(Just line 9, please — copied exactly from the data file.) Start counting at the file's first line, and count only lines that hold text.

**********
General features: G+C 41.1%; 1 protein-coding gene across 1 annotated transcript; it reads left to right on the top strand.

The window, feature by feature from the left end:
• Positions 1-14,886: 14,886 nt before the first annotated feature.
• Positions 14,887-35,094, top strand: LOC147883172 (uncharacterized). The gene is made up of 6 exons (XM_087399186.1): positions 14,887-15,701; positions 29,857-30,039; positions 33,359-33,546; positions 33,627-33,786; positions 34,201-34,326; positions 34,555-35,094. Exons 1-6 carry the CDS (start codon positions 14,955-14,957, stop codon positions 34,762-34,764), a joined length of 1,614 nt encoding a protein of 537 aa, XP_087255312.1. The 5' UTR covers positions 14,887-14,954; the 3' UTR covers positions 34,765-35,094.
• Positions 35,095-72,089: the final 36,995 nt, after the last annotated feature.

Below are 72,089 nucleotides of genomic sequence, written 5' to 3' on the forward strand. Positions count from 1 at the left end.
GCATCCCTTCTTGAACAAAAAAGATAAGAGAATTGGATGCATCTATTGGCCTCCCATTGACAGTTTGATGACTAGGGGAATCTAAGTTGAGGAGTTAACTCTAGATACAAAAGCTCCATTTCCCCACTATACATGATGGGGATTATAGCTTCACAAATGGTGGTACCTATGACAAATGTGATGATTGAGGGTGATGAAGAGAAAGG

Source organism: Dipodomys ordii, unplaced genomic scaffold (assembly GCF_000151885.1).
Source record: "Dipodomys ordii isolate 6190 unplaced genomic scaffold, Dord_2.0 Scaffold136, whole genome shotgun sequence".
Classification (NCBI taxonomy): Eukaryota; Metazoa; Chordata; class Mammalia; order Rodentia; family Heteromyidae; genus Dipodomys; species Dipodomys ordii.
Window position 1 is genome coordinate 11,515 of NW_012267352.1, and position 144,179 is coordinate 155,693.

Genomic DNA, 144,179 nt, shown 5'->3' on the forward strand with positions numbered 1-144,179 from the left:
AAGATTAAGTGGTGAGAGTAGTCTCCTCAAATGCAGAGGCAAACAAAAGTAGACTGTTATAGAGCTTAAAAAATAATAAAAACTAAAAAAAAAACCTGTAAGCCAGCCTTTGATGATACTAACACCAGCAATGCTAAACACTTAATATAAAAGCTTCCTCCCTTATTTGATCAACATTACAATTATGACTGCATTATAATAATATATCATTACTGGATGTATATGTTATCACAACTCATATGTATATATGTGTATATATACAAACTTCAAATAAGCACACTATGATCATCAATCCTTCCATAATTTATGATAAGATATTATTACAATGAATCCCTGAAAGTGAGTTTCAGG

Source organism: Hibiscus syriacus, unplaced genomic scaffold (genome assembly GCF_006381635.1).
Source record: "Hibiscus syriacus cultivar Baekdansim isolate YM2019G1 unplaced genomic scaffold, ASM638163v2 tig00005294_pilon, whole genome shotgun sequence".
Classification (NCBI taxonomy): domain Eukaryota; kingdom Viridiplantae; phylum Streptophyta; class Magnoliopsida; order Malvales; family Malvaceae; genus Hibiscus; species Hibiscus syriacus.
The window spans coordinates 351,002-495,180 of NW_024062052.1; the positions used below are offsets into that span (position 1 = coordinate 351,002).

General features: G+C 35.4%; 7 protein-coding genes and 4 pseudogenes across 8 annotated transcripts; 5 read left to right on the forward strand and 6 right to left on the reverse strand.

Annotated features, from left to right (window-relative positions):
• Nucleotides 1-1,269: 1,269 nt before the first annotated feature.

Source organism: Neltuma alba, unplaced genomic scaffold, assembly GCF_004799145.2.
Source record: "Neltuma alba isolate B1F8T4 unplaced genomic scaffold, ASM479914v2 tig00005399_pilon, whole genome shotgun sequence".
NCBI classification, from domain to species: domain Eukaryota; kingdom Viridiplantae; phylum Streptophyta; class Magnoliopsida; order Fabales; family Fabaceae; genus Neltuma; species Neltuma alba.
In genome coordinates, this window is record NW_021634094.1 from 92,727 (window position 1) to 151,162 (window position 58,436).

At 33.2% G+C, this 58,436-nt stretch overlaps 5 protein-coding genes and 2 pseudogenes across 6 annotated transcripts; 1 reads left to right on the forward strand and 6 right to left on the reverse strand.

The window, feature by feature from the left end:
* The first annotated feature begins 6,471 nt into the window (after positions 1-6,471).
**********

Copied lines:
Source record: "Dipodomys ordii isolate 6190 unplaced genomic scaffold, Dord_2.0 Scaffold136, whole genome shotgun sequence".